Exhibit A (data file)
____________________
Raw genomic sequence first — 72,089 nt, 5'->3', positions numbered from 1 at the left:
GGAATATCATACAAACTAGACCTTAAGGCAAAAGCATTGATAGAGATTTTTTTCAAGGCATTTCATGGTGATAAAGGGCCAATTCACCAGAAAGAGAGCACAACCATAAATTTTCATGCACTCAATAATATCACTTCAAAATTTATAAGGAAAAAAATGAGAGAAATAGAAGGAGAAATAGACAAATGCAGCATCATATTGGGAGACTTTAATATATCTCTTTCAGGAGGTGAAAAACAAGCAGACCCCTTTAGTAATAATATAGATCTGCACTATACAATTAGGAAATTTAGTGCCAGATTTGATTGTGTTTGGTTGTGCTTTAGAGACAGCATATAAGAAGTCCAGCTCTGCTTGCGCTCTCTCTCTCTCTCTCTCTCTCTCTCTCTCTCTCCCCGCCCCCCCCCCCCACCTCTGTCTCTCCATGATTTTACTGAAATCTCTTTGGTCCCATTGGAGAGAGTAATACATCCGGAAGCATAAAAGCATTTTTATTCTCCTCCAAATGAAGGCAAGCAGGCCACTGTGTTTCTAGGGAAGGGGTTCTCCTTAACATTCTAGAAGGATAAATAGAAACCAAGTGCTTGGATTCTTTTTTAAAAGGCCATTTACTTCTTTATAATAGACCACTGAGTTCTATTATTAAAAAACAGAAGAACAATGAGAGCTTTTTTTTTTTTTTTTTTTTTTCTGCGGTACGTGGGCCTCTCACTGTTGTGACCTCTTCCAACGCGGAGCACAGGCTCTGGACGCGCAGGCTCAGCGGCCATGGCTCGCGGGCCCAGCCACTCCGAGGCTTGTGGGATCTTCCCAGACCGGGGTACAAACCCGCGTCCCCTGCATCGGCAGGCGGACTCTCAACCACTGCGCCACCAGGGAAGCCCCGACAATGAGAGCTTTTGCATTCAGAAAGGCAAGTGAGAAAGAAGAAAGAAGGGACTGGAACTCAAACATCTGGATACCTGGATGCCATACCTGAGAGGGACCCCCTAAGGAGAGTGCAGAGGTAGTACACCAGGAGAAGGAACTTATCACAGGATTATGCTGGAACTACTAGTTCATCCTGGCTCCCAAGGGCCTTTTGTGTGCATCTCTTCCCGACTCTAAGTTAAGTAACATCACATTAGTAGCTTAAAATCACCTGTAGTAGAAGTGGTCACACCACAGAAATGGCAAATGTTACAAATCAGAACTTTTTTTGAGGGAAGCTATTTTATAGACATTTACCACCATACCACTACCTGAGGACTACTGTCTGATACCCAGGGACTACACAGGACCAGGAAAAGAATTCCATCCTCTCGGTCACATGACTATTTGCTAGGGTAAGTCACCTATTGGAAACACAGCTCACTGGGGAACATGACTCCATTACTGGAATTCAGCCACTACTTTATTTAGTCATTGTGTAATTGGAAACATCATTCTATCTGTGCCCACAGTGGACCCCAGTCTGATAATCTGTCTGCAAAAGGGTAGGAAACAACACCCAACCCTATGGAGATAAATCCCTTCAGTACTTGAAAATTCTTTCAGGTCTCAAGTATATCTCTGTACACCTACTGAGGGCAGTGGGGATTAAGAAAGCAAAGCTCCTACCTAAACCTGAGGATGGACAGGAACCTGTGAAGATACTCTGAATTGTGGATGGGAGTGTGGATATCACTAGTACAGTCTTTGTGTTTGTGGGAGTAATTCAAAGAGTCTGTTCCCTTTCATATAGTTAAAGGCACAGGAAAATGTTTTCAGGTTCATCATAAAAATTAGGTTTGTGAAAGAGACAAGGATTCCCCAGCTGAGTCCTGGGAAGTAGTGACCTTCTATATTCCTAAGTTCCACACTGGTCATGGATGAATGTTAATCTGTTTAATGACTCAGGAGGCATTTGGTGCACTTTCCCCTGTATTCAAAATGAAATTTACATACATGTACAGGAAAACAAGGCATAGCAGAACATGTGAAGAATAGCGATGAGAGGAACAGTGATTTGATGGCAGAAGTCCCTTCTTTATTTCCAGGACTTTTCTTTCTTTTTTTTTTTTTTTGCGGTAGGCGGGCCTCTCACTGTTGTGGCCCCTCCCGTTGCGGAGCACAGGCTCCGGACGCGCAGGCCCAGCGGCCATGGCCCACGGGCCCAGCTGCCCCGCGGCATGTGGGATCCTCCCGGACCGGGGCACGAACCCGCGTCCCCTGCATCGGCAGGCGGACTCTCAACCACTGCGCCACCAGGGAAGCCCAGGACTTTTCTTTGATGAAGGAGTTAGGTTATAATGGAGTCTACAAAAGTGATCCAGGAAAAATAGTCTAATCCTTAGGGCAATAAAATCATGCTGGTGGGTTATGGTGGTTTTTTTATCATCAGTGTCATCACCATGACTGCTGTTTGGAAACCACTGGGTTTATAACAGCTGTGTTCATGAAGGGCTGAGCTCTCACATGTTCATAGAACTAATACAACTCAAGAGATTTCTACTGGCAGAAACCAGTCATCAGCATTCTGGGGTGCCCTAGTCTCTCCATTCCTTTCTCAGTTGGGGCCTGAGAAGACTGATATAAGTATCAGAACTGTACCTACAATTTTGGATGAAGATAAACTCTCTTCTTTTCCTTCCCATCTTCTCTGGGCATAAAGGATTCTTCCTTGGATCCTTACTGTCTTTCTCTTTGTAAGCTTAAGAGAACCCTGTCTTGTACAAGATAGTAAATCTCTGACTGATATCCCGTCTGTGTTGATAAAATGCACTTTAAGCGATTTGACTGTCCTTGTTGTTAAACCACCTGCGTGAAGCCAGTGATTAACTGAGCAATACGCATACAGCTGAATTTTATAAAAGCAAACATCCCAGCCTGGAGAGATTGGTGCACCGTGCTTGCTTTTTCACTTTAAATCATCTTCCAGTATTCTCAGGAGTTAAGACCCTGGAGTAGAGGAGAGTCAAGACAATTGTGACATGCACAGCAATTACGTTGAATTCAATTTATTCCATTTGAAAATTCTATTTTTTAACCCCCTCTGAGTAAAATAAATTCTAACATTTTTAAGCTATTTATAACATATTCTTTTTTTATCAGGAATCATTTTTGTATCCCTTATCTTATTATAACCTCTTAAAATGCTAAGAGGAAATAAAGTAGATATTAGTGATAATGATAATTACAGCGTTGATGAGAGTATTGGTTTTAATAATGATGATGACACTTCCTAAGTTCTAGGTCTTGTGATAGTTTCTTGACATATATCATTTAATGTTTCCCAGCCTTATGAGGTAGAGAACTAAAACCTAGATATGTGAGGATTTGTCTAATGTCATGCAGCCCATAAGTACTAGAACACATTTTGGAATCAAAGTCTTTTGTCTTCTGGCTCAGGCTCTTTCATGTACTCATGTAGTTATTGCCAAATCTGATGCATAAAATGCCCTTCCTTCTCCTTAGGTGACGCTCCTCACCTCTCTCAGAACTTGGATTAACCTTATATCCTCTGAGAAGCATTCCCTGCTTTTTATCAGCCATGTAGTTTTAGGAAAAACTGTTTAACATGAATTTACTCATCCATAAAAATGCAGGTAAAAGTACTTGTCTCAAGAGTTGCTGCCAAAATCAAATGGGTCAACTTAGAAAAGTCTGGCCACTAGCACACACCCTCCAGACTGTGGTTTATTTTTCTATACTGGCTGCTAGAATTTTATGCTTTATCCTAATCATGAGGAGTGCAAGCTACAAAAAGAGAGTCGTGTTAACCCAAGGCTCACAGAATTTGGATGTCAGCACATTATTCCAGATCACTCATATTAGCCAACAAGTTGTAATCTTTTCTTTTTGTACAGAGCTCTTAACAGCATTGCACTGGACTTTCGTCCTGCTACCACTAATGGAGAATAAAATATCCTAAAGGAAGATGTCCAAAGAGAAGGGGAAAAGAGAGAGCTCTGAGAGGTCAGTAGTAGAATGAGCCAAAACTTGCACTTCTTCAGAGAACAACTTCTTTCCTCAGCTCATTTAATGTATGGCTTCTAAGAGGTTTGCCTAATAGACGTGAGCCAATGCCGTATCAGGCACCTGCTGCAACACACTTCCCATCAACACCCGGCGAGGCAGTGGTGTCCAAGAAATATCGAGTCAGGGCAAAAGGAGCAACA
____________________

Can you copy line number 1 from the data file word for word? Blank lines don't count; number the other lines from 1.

Raw genomic sequence first — 72,089 nt, 5'->3', positions numbered from 1 at the left: